“All My Sons” by Arthur Miller
The Guildburys at the Electric Theatre 11th – 14th April
Personal, family and patriotic honour, truth and loyalty – timeless themes in a brilliant production by the talented Guildburys.
Arthur Miller’s “All My Sons” is a passionate play set in the aftermath of the second World War. Joe and Kate and their son Chris seem a well-balanced, normal family, but we soon realise that they carry the pain of their other son’s probable death in a missing plane three years before, and Kate’s refusal to believe that he has died. Joe owns a factory that made parts for warplanes. Further below the surface of their homey façade is the memory and present fact that Joe’s old friend and employee, Deever, has been gaoled for allowing faulty parts to be sent out, leading to the deaths of airmen when their planes crashed.
The excellent cast are fully immersed in the play and engage us every moment that they are onstage. They superbly carry the characters’ passionate discussions of honour, honesty, responsibility and the role of money and materialism in times of war. Mark Ashdown as Joe Kellar, the confident, jokey family man, develops under pressure to show the deeply dishonest side of his character: cowardly, selfish, betrayer of his friend and of the men who died when he valued his own personal gain above their lives.
Steve Graham as Chris Kellar is a calm, gentle man, supportive of his parents. He has learnt honour as the leader of men in the war – and carries guiltily his memory of losing them in action. His unbearable distress when that honour is compromised is very moving.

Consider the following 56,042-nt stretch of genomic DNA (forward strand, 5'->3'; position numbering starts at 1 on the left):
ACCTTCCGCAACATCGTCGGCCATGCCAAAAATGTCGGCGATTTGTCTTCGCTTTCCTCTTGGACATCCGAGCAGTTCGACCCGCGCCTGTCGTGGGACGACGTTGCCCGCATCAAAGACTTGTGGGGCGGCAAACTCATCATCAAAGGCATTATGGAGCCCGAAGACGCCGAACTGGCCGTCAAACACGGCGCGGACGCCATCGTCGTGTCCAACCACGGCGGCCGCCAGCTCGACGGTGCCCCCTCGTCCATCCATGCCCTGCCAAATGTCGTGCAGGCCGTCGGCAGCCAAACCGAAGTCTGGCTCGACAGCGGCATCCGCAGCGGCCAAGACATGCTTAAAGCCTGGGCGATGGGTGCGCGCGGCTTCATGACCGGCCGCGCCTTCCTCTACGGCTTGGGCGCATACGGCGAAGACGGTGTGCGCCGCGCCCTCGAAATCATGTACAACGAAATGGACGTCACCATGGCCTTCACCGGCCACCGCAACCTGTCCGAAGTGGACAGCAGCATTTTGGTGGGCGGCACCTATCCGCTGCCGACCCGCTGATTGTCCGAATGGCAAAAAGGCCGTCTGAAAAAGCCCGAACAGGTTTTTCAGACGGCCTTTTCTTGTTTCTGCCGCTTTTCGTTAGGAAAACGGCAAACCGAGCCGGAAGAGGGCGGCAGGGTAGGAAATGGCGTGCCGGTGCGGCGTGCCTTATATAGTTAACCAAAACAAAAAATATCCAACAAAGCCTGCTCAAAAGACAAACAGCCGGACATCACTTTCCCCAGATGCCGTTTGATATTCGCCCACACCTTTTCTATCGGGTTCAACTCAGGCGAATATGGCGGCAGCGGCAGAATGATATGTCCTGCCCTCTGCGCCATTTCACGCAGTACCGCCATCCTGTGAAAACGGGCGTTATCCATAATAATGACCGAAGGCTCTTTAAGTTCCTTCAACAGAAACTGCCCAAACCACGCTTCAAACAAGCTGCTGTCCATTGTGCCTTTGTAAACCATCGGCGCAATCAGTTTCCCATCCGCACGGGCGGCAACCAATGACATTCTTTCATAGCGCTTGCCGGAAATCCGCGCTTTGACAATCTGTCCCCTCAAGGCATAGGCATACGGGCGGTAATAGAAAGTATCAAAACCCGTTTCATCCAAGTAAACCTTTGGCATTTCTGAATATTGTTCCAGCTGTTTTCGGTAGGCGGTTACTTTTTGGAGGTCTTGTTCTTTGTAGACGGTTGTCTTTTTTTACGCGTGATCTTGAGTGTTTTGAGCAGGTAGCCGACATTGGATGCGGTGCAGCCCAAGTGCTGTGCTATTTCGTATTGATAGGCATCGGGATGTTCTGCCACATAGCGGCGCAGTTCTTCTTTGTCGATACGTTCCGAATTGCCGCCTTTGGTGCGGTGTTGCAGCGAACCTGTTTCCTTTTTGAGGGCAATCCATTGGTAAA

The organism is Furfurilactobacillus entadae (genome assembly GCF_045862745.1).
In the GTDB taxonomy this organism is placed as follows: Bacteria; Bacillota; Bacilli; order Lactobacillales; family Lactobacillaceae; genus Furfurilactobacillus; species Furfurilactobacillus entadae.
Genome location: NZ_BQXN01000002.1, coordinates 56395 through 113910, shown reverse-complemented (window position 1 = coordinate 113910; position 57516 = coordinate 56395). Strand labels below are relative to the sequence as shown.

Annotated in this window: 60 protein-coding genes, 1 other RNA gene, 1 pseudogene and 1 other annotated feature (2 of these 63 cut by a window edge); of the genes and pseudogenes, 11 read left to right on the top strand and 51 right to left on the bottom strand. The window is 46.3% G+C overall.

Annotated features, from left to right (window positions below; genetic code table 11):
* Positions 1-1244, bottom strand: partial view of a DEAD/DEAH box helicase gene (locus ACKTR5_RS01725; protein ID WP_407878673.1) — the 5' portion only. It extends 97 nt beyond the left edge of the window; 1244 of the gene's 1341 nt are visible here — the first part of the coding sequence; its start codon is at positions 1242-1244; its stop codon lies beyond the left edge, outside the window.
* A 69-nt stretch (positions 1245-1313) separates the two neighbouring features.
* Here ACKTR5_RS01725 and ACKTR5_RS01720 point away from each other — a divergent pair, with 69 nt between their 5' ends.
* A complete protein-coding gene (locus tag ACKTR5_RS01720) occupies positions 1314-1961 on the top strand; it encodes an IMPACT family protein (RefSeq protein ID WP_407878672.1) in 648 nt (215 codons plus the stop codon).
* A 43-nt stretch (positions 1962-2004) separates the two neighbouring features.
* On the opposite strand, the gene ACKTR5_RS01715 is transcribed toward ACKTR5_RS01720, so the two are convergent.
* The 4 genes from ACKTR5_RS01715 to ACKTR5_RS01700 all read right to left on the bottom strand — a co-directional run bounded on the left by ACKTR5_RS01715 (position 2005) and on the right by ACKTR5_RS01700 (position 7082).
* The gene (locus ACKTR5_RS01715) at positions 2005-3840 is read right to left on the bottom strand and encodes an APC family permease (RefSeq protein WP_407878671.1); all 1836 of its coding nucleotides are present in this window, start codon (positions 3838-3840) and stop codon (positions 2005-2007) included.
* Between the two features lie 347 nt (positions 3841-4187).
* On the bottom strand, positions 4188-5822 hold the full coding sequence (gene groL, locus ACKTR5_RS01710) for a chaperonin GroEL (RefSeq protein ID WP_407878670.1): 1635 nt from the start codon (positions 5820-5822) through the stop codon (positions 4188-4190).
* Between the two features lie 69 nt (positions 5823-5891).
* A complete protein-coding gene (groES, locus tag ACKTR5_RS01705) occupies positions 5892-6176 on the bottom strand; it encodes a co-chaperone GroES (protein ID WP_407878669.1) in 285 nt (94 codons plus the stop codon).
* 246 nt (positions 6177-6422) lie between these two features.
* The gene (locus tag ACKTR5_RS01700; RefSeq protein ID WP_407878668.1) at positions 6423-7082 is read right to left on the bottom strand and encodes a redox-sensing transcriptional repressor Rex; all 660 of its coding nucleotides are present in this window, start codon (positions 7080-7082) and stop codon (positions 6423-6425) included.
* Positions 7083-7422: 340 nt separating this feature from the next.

Laura Sheppard as Kate Kellar is a strong figure, pitiful in her obsessive belief that her other son still lives, powerful in her obstinacy and refusal to allow Chris her blessing on his plan to marry Ann. Her grief at the end of the play is mythical: her world is torn apart, her hands clawing her face, a mask of despair. My own eyes were overflowing with the enormity of her emotion.
And, not a bystander but a catalyst, the character of Ann Deever (Catherine Ashdown) interacts with this needy family. Her slightly awkward grace in a new dress and high-heeled shoes, her warmth towards Chris and her tact and firmness with her prospective in-laws is always engaging and always meaningful.
This is a wonderful play, timeless in its discussion of personal, family and patriotic honour and loyalty. And this is a wonderful production, directed superbly by Robert Sheppard. It’s on every night until Saturday 14th April - not to be missed!
FIVE STARS - unmissable!
This review appeared earlier on the theatre/arts page of Essential Surrey online magazine